That kind of public option wouldn’t require hiking taxes or disrupting private insurance. It also wouldn’t ensure universal coverage. Biden and Buttigieg are, in essence, promising to deliver all the benefits of single-payer, at the political and fiscal cost of a marginal provision of the ACA. And the press has largely affirmed their “free pony” pitch. But the health-care industry isn’t fooled. The hospital, pharmaceutical, insurer, and physicians’ lobbies acknowledge no distinction between Medicare for All and a strong public option, and are already funding messaging campaigns against both.

All of which is to say, when Medicare for All Who Want It stops being a campaign pitch, and becomes a bill before Congress, it will face almost all of the same political obstacles as single-payer. Unless Biden and Buttigieg are misrepresenting the content of their plans, or their own commitment to universal coverage, then their health-care policies will require Congress to vote to (effectively) abolish the private insurance industry as we’ve known it, slash doctors’ salaries and hospitals profits, enact hefty tax increases, and disrupt the existing insurance coverage of millions of Americans.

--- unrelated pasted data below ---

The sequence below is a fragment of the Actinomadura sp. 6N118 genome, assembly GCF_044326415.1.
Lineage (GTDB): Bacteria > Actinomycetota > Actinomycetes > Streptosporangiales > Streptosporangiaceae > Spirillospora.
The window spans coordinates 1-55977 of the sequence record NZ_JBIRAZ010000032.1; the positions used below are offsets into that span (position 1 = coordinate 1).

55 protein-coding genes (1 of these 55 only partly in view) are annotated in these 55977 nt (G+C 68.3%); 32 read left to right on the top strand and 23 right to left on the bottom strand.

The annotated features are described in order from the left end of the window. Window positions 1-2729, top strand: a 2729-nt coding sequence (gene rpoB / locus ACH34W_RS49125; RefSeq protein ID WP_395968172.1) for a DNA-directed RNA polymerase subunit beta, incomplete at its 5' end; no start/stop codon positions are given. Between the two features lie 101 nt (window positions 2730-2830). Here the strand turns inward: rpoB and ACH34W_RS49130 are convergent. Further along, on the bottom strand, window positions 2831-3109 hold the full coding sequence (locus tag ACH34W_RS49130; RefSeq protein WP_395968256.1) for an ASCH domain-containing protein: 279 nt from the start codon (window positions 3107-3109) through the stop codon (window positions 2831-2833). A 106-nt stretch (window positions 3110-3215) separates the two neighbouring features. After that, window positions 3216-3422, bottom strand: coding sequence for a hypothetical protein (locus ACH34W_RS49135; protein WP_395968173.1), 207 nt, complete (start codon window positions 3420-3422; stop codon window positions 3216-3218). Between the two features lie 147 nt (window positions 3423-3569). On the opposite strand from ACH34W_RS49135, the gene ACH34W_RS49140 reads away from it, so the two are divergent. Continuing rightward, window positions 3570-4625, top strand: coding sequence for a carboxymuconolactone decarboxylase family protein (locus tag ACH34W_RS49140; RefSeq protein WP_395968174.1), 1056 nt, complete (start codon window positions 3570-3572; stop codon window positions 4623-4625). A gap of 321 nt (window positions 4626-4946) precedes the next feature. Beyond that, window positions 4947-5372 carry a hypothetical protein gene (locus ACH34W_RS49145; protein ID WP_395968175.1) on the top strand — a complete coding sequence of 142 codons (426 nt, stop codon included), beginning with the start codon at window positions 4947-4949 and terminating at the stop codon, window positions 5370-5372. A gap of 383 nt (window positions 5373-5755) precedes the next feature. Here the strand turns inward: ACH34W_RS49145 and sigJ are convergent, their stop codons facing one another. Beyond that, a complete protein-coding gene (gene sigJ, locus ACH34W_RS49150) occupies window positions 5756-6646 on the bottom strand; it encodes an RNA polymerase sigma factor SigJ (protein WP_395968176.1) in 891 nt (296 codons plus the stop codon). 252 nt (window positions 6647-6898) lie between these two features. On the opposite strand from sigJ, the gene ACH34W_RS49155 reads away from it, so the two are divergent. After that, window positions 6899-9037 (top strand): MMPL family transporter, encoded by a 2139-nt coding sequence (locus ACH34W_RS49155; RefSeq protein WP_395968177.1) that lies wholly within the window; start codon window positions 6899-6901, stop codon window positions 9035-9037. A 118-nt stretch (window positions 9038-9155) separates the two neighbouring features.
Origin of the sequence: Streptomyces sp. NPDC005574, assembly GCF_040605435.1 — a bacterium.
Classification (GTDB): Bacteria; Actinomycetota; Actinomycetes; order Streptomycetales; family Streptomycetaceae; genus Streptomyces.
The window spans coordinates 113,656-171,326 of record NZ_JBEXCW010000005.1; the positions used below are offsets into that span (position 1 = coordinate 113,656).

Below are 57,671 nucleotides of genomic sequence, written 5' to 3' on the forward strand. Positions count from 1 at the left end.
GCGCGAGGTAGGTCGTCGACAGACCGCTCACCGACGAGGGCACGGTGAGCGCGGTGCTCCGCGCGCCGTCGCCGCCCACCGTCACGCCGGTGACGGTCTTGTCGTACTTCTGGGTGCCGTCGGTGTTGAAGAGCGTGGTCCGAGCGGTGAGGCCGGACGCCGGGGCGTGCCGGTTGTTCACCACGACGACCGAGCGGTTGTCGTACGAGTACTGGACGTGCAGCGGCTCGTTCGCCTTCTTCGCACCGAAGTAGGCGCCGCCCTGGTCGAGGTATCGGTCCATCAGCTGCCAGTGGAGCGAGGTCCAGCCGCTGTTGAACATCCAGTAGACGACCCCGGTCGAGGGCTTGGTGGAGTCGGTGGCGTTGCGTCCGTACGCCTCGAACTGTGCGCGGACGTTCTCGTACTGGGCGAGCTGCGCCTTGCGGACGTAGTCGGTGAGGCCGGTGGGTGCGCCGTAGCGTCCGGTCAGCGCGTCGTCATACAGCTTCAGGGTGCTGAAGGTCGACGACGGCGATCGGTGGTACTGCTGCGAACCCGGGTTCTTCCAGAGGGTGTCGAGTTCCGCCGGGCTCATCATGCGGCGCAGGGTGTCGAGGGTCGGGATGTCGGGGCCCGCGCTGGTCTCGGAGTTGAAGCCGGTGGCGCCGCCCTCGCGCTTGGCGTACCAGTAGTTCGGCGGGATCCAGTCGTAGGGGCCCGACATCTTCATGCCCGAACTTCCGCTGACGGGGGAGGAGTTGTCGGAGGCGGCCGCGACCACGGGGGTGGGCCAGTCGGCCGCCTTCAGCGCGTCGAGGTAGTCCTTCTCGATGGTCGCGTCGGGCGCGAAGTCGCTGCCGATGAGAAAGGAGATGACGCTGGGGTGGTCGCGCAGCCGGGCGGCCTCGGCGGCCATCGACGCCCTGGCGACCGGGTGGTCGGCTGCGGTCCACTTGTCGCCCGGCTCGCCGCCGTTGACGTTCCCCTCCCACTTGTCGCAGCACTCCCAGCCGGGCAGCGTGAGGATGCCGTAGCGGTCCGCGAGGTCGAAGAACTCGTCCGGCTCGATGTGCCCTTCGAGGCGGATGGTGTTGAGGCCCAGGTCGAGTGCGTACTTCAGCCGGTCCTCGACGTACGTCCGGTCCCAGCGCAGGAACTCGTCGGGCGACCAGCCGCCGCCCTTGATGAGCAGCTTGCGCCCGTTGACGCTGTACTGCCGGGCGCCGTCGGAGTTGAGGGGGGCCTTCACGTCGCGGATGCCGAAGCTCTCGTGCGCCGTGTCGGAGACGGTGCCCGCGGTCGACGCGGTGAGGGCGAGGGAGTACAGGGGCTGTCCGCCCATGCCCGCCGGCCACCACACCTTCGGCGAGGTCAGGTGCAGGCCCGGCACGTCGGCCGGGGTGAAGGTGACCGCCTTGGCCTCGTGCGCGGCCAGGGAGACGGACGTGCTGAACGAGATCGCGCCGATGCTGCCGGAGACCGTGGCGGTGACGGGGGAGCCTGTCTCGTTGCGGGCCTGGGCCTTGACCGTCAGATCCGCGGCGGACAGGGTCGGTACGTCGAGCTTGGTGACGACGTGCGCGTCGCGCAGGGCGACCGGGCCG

Precisely because the health-care industry is such a gargantuan parasite on the U.S. economy, it will be willing and able to inundate the airwaves with negative messaging on a public option. Many doctors will likely warn their patients that those “clowns in Congress” are trying to disrupt their coverage, while many physicians’ groups will mount protests and lobbying campaigns. And the face of the opposition won’t just be high-paid hospital executives or millionaire surgeons. When you let an industry commandeer 18 percent of GDP, many millions of working-class Americans will owe their livelihoods to that industry. In cities throughout the country, (price-gouging) hospitals are the top employers. Private insurers provide jobs for 2.7 million Americans. Substantively, that is an indictment of the existing system, not a defense of it. Workers are a scarce resource, and the fact that millions currently labor for an industry that produces little to nothing of social value is an outrage. But politically, private insurance workers are a sympathetic interest group invested in the status quo. Sanders’s bill includes funds to help those displaced workers regain their footing in the labor market. Such workers would likely rally in opposition to Medicare for All, regardless; people typically do not like losing a source of stable employment, and the past three decades of trade policy have given American workers no reason to trust the government’s promises of retraining and reemployment. But Biden and Buttigieg’s plans don’t even offer such promises.